The Cynical Times doesn’t even have to read the spate of preview stories for June housing activity to tell you what these predictable misrepresentations are going to say.
Housing starts, a measure of new construction, will be historically low in June, but will probably rise a small amount from the prior month. The wires will make it sound more positive than it is by leaving out the monthly average since 2000 and focusing just on the post-bust period.
If the editors and reporters involved are particularly clueless (always a possibility with the AP and NYT eco teams), they may try to attribute the small increase to the better summer weather. That’s baloney given that the numbers are already seasonally adjusted to account for the annual uptick each summer due to nicer weather.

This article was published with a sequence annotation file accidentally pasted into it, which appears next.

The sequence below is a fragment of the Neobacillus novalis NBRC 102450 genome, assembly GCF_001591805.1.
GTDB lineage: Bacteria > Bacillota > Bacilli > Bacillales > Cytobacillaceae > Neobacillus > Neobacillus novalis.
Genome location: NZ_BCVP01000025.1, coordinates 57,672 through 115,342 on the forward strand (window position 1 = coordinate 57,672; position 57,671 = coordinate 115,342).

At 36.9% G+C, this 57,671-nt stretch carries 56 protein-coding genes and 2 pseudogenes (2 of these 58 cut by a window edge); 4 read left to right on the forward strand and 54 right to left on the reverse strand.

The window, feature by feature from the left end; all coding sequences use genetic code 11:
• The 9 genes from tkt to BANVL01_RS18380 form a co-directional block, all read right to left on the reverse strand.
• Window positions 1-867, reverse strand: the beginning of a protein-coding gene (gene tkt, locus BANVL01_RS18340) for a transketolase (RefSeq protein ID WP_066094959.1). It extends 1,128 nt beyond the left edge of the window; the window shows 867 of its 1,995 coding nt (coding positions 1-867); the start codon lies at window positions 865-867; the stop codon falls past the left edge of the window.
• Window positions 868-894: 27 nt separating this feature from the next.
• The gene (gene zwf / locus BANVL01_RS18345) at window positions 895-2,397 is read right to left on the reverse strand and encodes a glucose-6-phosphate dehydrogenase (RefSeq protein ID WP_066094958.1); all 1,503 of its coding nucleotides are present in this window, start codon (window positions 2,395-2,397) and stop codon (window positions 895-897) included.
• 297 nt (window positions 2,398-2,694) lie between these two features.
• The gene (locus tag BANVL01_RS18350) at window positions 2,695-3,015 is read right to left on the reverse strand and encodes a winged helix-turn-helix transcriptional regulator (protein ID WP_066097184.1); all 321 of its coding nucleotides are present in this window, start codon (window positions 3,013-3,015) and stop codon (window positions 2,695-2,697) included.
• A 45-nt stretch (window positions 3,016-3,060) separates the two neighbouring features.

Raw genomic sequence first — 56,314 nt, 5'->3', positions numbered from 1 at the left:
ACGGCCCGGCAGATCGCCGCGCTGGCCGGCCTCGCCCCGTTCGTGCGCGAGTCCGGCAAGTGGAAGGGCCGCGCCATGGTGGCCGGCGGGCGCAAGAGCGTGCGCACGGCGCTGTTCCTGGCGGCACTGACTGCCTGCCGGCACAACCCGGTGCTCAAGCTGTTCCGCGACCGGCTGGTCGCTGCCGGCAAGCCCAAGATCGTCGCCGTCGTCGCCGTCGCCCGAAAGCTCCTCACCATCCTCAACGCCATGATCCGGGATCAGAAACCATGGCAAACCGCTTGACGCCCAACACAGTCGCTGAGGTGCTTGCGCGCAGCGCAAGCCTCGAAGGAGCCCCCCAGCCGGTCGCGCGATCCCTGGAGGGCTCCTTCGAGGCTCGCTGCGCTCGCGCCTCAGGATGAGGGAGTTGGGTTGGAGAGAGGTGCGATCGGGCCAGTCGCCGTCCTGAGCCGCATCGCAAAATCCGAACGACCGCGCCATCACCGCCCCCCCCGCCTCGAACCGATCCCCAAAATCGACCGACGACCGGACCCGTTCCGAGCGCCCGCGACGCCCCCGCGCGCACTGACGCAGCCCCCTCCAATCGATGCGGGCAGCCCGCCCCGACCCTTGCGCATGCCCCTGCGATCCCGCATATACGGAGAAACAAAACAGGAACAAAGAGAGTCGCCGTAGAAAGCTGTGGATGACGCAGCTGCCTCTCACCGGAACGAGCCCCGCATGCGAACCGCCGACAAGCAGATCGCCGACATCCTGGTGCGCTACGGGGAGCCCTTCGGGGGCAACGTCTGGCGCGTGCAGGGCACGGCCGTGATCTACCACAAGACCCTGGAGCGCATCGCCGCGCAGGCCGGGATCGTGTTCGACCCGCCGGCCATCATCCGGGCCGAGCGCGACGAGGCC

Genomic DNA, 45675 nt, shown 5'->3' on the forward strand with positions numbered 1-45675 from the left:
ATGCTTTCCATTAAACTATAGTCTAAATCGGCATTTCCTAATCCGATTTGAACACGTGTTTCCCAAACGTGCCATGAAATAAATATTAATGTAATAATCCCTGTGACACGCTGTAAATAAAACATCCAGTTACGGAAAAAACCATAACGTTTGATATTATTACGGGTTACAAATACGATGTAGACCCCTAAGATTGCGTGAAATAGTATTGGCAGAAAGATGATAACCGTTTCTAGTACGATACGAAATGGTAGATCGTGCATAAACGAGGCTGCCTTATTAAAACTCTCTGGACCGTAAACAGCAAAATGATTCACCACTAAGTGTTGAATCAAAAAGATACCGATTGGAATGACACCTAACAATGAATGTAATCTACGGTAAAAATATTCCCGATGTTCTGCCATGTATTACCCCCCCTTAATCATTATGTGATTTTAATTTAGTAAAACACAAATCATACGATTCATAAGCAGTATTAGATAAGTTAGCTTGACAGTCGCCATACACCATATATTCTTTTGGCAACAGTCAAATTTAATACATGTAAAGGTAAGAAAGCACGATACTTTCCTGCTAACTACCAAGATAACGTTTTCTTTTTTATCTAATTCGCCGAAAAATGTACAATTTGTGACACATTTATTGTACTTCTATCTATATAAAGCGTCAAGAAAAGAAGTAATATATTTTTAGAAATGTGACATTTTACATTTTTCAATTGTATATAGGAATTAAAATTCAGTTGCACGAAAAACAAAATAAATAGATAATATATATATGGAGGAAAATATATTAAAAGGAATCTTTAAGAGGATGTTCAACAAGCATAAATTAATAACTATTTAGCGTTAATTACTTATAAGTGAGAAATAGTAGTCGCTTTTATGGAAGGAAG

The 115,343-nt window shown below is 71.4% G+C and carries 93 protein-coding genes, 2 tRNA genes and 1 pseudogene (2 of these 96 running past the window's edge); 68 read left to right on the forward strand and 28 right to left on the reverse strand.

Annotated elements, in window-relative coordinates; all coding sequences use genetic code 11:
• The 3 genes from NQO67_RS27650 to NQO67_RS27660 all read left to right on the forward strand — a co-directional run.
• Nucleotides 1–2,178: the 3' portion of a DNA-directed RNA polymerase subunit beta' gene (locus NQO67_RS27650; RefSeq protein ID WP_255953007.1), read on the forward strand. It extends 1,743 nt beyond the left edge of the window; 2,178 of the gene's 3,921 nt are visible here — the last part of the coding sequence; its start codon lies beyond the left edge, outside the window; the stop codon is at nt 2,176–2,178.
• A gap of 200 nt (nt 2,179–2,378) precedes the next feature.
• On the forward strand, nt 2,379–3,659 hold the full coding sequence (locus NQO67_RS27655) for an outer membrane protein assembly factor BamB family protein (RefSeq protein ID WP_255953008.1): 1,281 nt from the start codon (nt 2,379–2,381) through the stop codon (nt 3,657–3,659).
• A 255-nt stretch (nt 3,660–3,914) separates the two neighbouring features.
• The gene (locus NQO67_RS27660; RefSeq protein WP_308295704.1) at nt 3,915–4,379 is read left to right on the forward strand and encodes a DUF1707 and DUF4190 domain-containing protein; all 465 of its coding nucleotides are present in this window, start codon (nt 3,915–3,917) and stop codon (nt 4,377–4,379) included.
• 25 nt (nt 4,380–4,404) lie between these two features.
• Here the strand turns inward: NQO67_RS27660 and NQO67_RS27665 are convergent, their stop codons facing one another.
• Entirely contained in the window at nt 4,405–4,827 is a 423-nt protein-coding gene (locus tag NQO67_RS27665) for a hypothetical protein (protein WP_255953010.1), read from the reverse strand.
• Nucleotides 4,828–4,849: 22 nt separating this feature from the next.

Sadly, some of the folks who write this stuff still don’t seem to understand what a seasonal adjustment does.
A seasonal adjustment seeks to remove the predictable so you can focus on the unpredictable. It smooths out the winter numbers, when traffic drops because it’s so cold, and the summer numbers, when it spikes. This post serves the same function.
It’s also safe to say that the June starts comparison with the prior month will be inflated by the downward revision of the number of homes sold in May.
Once upon a time, housing stats undershot as often as they overshot, but they now seem to be revised downward more often. That helps the headline numbers look more favorable.
The bottom line is that true housing activity will continue to disappoint until the industry rebuilds its broken bond of trust with consumers via greater regulation. Until then, homebuilders will continue to try to raid the treasury via tax subsidies for homebuyers, even though that’s not what’s needed.
Housing activity is not down because of affordability. Housing is down because the industry and its professionals have demonstrated they cannot be trusted. Nothing will change until they address that problem by policing their own affinity for wholesale lies and exaggerations, and consumer predation.